Are You Still Carrying Her?


Are You Still Carrying Her?

A Zen Parable Points to Unconditional Peace

carrying innocence

The Story

There is a beautiful Zen parable that provides us great fodder to explore the nature of happiness and how we might rest more fully in it. It goes like this:

Tanzan and Ekido were once traveling together down a muddy road. A heavy rain was still falling. Coming around a bend, they met a lovely girl in a silk kimono and sash, unable to cross the intersection.

“Come on, girl” said Tanzan at once. Lifting her in his arms, he carried her over the mud.

Ekido did not speak again until that night when they reached a lodging temple. Then he no longer could restrain himself. “We monks don’t go near females,” he told Tanzan, “especially not young and lovely ones. It is dangerous. Why did you do that?”

“I left the girl there,” said Tanzan. “Are you still carrying her?”

Attachment and Happiness

A central teaching in Buddhism is that our attachment to things causing suffering. Even happiness, because it is transitory, results in sadness. So a deeper peace is available to us when we can let go of our attachments. We do not have to get rid of happiness, we just have to get rid of our need for it, and our pursuit of it. Then when we find ourselves happy we can inhabit that feeling all the more fully, because we are not worried about how we will keep from losing happiness, or figuring out the past steps that got us this happiness in order to achieve this state again in the future. We can be fully present.*

This concept of non-attachment can be applied to all feelings, good or bad. It holds for all possessions, all ideas and rules and truths—even this concept, the ideas of Buddhism, and the rules we use to help us grow and experience the truth of this concept. Hence the story of Tanzan and Ekido. Ekido was attached to a rule, “Monks do not touch  females,” and his attachment caused him suffering. Tanzan was not attached to the rule, so he acted out of love in the present moment, and in following present moments his non-attachment allowed him to continue to act out of love, instead of beating himself up with guilt or remorse.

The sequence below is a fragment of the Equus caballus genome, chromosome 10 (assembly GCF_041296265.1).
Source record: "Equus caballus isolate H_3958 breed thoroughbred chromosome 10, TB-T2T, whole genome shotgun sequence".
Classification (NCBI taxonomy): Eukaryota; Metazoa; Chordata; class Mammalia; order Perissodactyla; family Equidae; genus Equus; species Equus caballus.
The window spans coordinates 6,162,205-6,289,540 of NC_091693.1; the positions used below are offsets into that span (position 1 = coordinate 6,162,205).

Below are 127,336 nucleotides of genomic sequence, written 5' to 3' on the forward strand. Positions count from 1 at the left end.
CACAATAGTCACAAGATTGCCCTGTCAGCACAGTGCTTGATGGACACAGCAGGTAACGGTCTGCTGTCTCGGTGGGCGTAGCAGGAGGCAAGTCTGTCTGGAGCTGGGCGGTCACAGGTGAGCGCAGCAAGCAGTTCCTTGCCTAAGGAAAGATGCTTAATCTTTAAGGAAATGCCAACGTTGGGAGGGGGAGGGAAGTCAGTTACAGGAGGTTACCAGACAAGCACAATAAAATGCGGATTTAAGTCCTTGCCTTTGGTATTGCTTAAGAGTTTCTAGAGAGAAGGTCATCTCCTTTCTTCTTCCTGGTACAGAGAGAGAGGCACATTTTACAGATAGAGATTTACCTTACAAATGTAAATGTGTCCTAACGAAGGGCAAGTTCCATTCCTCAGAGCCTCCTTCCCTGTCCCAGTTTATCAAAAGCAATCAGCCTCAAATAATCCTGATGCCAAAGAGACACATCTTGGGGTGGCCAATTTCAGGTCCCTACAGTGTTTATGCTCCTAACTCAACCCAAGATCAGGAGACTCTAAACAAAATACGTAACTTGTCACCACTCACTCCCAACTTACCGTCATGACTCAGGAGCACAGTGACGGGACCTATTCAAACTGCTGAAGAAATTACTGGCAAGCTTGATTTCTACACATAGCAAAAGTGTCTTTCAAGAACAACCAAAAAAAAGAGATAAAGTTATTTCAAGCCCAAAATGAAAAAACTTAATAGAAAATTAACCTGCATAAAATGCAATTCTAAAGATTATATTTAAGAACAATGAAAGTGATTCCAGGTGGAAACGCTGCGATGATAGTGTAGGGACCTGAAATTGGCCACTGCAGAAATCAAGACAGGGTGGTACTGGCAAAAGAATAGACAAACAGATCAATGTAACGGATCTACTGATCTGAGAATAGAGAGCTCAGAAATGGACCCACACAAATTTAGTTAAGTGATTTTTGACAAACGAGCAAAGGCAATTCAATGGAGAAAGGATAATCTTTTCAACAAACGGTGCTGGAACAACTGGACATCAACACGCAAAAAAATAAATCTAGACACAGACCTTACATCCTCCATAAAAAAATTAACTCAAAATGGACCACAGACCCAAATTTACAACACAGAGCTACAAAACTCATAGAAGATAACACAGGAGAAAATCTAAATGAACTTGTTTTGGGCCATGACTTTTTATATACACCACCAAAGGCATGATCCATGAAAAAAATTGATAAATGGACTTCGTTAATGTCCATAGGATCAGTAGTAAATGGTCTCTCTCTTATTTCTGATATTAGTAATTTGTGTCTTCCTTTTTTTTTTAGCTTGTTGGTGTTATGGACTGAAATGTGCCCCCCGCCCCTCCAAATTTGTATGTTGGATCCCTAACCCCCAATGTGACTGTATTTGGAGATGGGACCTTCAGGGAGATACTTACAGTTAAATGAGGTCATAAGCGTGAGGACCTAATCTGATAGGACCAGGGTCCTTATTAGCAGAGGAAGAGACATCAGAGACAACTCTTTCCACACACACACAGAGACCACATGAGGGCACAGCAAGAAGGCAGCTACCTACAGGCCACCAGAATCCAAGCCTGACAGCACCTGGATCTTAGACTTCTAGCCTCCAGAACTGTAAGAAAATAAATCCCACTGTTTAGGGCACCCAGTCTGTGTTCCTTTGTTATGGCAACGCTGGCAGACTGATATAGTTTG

What Are You Still Carrying?

What are you still carrying, and how is it keeping you from happiness? Ekido was not even the one who broke the rule, “committed the sin” of carrying the woman across the mud, yet he was fuming the entire day. Perhaps you are fuming the entire day about someone else metaphorically breaking one of your rules—whether it is a government shutdown, or Obamacare, the rise of the Tea Party, or something more close to your heart such as traffic or dishonesty.

Why are you still carrying them?

The Difference Between A Muddy River and the World We Live In

The parable works well because none of us think it is truly wrong for one human to help another cross a muddy path; in fact many feel a deep sympathy for the kindness of Tanzan. Yet in real life people do things that we think are wrong. The lesson is much harder to apply when the proverbial “carrying the woman across a muddy river” is actually women’s rights to decide what happens with their bodies, the death of babies, gun freedoms, starvation, etc.